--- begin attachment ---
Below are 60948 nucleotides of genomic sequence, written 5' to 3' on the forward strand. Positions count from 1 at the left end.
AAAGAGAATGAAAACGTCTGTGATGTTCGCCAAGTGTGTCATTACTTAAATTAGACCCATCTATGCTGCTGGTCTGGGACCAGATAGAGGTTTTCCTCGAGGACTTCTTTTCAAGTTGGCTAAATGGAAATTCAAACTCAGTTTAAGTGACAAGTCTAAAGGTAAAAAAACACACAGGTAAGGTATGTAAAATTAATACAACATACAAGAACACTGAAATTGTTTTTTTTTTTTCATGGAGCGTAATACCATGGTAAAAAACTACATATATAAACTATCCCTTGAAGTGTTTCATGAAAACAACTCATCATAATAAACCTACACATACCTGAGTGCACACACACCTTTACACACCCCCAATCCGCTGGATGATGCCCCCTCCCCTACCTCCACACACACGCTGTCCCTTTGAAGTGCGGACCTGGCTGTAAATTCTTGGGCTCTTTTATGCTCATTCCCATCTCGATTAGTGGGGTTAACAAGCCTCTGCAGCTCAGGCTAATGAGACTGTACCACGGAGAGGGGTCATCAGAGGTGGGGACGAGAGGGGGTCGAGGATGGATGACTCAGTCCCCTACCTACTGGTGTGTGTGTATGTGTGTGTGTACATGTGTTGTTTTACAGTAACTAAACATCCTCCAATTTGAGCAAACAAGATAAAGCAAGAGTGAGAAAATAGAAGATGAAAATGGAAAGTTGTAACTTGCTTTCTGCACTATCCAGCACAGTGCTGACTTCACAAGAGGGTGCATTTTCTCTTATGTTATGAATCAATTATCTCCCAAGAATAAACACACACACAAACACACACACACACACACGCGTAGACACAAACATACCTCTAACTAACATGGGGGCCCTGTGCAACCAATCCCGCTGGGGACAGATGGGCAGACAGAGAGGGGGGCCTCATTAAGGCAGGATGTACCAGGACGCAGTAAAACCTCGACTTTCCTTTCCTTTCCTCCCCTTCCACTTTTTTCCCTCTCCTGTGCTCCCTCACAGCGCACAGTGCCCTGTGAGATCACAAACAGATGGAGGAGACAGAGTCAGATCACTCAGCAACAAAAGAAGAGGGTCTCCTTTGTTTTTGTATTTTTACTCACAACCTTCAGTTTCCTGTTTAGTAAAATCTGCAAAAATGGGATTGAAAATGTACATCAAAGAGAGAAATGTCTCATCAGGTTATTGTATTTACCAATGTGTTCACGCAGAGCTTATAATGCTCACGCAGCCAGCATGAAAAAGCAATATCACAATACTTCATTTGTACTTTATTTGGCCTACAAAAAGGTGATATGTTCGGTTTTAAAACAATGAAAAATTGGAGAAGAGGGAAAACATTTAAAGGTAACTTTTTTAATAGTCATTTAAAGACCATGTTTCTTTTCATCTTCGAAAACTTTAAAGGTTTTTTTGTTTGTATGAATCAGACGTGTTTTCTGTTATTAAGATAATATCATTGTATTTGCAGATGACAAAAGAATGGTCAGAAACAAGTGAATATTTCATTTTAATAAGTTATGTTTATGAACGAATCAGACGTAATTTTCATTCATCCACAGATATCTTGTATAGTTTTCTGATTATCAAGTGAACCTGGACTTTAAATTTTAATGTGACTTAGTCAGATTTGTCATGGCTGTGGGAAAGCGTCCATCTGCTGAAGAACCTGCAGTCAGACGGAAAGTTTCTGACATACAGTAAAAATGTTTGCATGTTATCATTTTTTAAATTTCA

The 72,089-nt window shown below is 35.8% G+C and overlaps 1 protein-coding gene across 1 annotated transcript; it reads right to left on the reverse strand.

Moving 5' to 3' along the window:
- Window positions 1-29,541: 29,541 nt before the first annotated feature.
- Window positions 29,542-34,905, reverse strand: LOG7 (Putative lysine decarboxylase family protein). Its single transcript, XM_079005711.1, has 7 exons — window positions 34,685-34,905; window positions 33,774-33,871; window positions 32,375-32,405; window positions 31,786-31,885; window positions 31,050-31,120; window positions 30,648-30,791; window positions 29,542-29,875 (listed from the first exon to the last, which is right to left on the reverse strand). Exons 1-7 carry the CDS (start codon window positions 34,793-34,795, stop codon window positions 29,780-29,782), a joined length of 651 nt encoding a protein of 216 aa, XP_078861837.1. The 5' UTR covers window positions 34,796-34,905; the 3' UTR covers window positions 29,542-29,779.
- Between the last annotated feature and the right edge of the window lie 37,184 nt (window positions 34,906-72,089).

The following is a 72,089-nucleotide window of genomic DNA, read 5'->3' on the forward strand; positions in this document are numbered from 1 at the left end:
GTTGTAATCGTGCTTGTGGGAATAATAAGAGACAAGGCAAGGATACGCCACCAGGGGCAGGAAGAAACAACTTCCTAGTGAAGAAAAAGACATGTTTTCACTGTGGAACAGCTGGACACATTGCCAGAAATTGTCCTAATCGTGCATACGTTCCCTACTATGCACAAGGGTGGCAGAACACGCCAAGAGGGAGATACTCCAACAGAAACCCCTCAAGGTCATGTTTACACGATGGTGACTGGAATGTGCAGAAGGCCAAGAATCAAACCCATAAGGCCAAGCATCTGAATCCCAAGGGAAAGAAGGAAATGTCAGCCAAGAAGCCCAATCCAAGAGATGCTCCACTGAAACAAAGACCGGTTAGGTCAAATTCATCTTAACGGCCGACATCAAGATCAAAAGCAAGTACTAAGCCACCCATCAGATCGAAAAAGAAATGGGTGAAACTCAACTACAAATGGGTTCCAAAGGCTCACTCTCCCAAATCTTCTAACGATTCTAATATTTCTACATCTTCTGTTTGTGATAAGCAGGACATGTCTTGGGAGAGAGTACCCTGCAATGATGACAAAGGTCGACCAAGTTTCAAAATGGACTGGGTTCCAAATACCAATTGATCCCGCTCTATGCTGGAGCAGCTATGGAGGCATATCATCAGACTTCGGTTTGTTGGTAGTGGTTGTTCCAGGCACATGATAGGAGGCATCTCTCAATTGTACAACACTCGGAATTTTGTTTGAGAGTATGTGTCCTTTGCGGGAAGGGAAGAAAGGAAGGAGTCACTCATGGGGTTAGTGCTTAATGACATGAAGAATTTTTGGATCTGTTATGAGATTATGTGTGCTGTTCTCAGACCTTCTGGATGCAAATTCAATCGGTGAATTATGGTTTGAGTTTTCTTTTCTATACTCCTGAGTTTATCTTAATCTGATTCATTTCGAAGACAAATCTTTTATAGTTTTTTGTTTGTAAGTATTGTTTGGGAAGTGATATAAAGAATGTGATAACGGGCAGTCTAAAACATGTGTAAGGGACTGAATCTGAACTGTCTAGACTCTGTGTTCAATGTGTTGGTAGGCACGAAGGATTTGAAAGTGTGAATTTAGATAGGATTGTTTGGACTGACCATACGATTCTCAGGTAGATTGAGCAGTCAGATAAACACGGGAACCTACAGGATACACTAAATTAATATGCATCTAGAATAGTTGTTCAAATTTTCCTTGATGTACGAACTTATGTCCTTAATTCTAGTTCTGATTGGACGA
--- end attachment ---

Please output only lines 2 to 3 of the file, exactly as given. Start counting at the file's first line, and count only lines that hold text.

AAAGAGAATGAAAACGTCTGTGATGTTCGCCAAGTGTGTCATTACTTAAATTAGACCCATCTATGCTGCTGGTCTGGGACCAGATAGAGGTTTTCCTCGAGGACTTCTTTTCAAGTTGGCTAAATGGAAATTCAAACTCAGTTTAAGTGACAAGTCTAAAGGTAAAAAAACACACAGGTAAGGTATGTAAAATTAATACAACATACAAGAACACTGAAATTGTTTTTTTTTTTTCATGGAGCGTAATACCATGGTAAAAAACTACATATATAAACTATCCCTTGAAGTGTTTCATGAAAACAACTCATCATAATAAACCTACACATACCTGAGTGCACACACACCTTTACACACCCCCAATCCGCTGGATGATGCCCCCTCCCCTACCTCCACACACACGCTGTCCCTTTGAAGTGCGGACCTGGCTGTAAATTCTTGGGCTCTTTTATGCTCATTCCCATCTCGATTAGTGGGGTTAACAAGCCTCTGCAGCTCAGGCTAATGAGACTGTACCACGGAGAGGGGTCATCAGAGGTGGGGACGAGAGGGGGTCGAGGATGGATGACTCAGTCCCCTACCTACTGGTGTGTGTGTATGTGTGTGTGTACATGTGTTGTTTTACAGTAACTAAACATCCTCCAATTTGAGCAAACAAGATAAAGCAAGAGTGAGAAAATAGAAGATGAAAATGGAAAGTTGTAACTTGCTTTCTGCACTATCCAGCACAGTGCTGACTTCACAAGAGGGTGCATTTTCTCTTATGTTATGAATCAATTATCTCCCAAGAATAAACACACACACAAACACACACACACACACACGCGTAGACACAAACATACCTCTAACTAACATGGGGGCCCTGTGCAACCAATCCCGCTGGGGACAGATGGGCAGACAGAGAGGGGGGCCTCATTAAGGCAGGATGTACCAGGACGCAGTAAAACCTCGACTTTCCTTTCCTTTCCTCCCCTTCCACTTTTTTCCCTCTCCTGTGCTCCCTCACAGCGCACAGTGCCCTGTGAGATCACAAACAGATGGAGGAGACAGAGTCAGATCACTCAGCAACAAAAGAAGAGGGTCTCCTTTGTTTTTGTATTTTTACTCACAACCTTCAGTTTCCTGTTTAGTAAAATCTGCAAAAATGGGATTGAAAATGTACATCAAAGAGAGAAATGTCTCATCAGGTTATTGTATTTACCAATGTGTTCACGCAGAGCTTATAATGCTCACGCAGCCAGCATGAAAAAGCAATATCACAATACTTCATTTGTACTTTATTTGGCCTACAAAAAGGTGATATGTTCGGTTTTAAAACAATGAAAAATTGGAGAAGAGGGAAAACATTTAAAGGTAACTTTTTTAATAGTCATTTAAAGACCATGTTTCTTTTCATCTTCGAAAACTTTAAAGGTTTTTTTGTTTGTATGAATCAGACGTGTTTTCTGTTATTAAGATAATATCATTGTATTTGCAGATGACAAAAGAATGGTCAGAAACAAGTGAATATTTCATTTTAATAAGTTATGTTTATGAACGAATCAGACGTAATTTTCATTCATCCACAGATATCTTGTATAGTTTTCTGATTATCAAGTGAACCTGGACTTTAAATTTTAATGTGACTTAGTCAGATTTGTCATGGCTGTGGGAAAGCGTCCATCTGCTGAAGAACCTGCAGTCAGACGGAAAGTTTCTGACATACAGTAAAAATGTTTGCATGTTATCATTTTTTAAATTTCA

The 72,089-nt window shown below is 35.8% G+C and overlaps 1 protein-coding gene across 1 annotated transcript; it reads right to left on the reverse strand.